Me, cynical? You bet. It’s just that I’ve watched this cycle in Dallas for over 25 years. You should see some of the places like this built during the big oil boom of the early Eighties, where it’s cheaper to leave that 38″ CRT television installed into the patio wall in 1985 than it is to demolish the whole wall to remove it. The moment the work crew hears the words “vacuum tube implosion” or “a truly insane amount of lead and cadmium in those old sets”, they disappear, and I don’t know why.

    • Oh yeah, the Dallas Elite. I can totally see JR Ewing as the type of fellow who’d have one of these over the top “outdoor living” ensembles — not that I base all my assumptions about Dallas on the famous TV show, you understand.;-) You painted quite a portrait of the abandoned Tesas McMansion, what with the empty margarita machines and the wasps nests and all. Couldn’t there be an armadillo in there somewhere, sunning itself in the abandoned firepit or something?

      • You should never make any assumptions about Dallas from the TV show. “The Walking Dead” is much more accurate.

        • Ahhh, me. I have such a good time with my commenters.

        • Well, let’s put it this way. Famed Chicago columnist Mike Royko came to Dallas for the 1984 Republican National Convention, and was very nearly lynched for referring to Dallas as “a shopping mall Shangri-La”. I recognize how much Dallas has gotten past its inferiority complex since then with the fact that I can say that George Romero’s “Dawn of the Dead” is the best documentary about Dallas ever made, and I’ve only lost one job over it.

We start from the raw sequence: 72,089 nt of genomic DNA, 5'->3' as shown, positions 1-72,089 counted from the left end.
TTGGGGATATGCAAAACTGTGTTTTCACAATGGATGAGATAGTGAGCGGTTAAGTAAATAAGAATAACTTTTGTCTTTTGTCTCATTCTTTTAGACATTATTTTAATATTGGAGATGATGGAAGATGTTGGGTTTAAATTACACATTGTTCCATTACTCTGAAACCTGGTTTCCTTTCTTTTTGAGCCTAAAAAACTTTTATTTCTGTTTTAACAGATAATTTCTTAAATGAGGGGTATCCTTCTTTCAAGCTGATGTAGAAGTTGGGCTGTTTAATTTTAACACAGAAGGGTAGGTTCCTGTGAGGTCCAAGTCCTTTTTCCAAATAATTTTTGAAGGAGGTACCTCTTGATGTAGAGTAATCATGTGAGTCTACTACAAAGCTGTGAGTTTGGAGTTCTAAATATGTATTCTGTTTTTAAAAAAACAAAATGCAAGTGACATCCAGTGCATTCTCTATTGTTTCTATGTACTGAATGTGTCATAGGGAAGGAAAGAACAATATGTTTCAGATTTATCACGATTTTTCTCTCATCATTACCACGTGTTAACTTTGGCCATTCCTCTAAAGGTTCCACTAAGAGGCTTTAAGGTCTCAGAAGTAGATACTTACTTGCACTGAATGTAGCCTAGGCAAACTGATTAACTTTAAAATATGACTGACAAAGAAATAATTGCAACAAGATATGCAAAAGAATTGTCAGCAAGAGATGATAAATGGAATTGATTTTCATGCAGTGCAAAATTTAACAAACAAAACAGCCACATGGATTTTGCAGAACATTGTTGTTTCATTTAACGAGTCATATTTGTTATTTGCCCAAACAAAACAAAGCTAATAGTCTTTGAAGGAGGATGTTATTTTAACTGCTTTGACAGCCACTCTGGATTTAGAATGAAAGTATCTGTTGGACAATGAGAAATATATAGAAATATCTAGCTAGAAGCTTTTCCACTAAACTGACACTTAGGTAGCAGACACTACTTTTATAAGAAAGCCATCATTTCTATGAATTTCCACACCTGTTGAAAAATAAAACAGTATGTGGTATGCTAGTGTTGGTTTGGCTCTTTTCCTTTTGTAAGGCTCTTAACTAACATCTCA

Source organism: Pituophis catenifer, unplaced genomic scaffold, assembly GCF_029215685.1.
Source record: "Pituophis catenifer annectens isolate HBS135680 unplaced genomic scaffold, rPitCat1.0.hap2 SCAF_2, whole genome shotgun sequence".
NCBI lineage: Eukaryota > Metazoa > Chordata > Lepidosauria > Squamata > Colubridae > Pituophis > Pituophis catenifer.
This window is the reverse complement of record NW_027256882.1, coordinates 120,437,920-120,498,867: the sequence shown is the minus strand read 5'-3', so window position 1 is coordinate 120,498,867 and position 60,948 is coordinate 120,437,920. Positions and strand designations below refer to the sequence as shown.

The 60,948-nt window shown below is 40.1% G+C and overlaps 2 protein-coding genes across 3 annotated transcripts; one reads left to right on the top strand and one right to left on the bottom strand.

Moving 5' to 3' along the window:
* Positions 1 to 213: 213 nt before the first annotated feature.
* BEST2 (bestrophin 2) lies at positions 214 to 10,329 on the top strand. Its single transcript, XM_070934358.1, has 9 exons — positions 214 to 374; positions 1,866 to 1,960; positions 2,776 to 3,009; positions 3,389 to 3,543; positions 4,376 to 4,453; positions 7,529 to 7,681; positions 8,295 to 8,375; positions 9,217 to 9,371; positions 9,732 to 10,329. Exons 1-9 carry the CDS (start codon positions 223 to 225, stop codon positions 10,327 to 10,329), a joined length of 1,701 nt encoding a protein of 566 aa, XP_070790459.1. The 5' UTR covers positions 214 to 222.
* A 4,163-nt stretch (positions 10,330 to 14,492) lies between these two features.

11. That last picture made me laugh out loud. Boy howdy that looks like an idyllic family life! No more worrying your neighbors might only suspect you’re independently wealthy (and or extremely in debt!) now they’ll know for sure! Water Damage Everett WA

  12. Deary me. Flat screen TV’s in cars, buses, trains and even the great outdoors. Where will it end?

  13. I think the one by the hot tub is a great Espalier opportunity with its solid structure.

    I too love the mansion’s barren landscape except for the deer pruned juniper.

    • Nice idea, Reed. You could try to coordinate the color of a climbing plant with the colors on your favorite tv show. Purple clematis would make a nice contrast to the yellow characters on The Simpsons.

  14. These are almost as necessary as those sets that are built into bathroom mirrors so you can look at yourself getting ready in the morning and receive those subtle (and not so subtle) messages about just how inadequate you are without the lastest innovations in the array of products meant to restore a younger, more vital you.

    • We can’t escape escape the screens anymore, can we, Les? The youngsters are addicted. Today I looked over at one of my students and he had not one cell phone out, but TWO. His eyes were darting back and forth between them. My mind was blown!

  15. Desert Dweller says:

    I think this can be topped in certain markets…walls of flames at the edges of those water features, while the water splashes, and eco-sustainably irrigates the carbon/chlorine-sequestering planting below it. TV obsession…..

    • Ooooh-wee! I just HAVE to google “water feature with wall of flame” and check that out. I love to see what people with vast amounts of money spend it on. Hilaaarious!

  16. Oh and another thing- There isn’t hardly anything good on TV anymore, unless of course you are a noodlehead!! Too late for them.

    • Right. Watching “Jersey Shore” (or whatever terrible shows are on now) on an outdoor television should be a considered another form of environmental pollution!

  17. Ignorance was bliss. Now I’m going to have to totally re-think the design of my garden to work in a gigantic outdoor TV! (Well, since I don’t have cable and only get 3 channels over the air — 2 on bad weather days — maybe I won’t bother.) Thanks for the laugh.